Schedule-dependent pulsed paclitaxel radiosensitization for thoracic malignancy

Yuhchyau Chen, Kishan Pandya, Peter P. Keng, Richard Feins, Richard Raubertas, Therese Smudzin, Joseph Rosenblatt, Paul Okunieff

Research output: Contribution to journalArticlepeer-review

21 Scopus citations

Abstract

The objective of this study was to apply preclinical research of paclitaxel radiosensitization to the treatment of thoracic malignancy. Human lung cancer cell line NC1520 and epidermoid cell line A431 were investigated in vitro for radiosensitizing effects of paclitaxel. Optimal schedule of paclitaxel treatment was applied to a clinical protocol as well as off-protocol treatment of thoracic malignancy. Pulsed paclitaxel with concurrent once-daily radiation was delivered every 48 hours during the week using doses of 15 mg/m2, 20 mg/m2, or 25 mg/m2 in a phase I clinical trial of dose escalation. Preclinical data support the finding that low-dose paclitaxel is sufficient for radiosensitization. Data also support that delaying radiation is better than immediate radiation after drug treatment. Twenty-three patients have enrolled in the phase I clinical trial. Seventeen patients completed treatment (6 at 15 mg/m2; 5 at 20 mg/m2; and 6 at 25 mg/m2). Mean tumor shrinkage at 4 to 6 weeks after therapy was 82%, 84%, and 84% for dose levels I, II, and III, respectively [average primary tumor shrinkage was 83% ± 8% (95% C.I.)]. Locoregional tumor response rate was 100% [12% (2/17) complete response and 88% (15/17) partial response] with low rates of toxicity. It is concluded that pulsed low-dose paclitaxel and radiation is a very effective and well-tolerated regimen for thoracic malignancy.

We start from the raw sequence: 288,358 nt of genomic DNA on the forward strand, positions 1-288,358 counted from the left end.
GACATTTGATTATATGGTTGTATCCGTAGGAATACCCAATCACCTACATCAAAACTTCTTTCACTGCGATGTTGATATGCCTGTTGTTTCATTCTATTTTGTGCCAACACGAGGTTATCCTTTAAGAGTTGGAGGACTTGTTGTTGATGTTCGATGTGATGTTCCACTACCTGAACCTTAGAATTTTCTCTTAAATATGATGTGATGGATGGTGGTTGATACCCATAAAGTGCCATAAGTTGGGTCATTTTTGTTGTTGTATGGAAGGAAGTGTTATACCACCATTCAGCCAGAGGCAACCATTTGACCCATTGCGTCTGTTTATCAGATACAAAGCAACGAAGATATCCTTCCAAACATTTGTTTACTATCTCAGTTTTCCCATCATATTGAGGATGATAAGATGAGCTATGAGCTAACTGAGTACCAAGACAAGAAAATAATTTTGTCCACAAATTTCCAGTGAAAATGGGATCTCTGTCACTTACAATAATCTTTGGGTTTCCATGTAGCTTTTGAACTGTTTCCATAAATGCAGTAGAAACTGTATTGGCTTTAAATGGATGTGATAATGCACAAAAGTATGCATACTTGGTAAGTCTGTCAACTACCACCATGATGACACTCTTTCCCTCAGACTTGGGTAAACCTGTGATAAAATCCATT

Original languageEnglish (US)
Pages (from-to)432-437
Number of pages6
JournalAmerican Journal of Clinical Oncology: Cancer Clinical Trials
Volume24
Issue number5
DOIs
StatePublished - 2001
Externally publishedYes

Keywords

  • Cell cycle
  • Lung cancer
  • Mesothelioma
  • Radiation
  • Taxanes

ASJC Scopus subject areas

  • Oncology
  • Cancer Research

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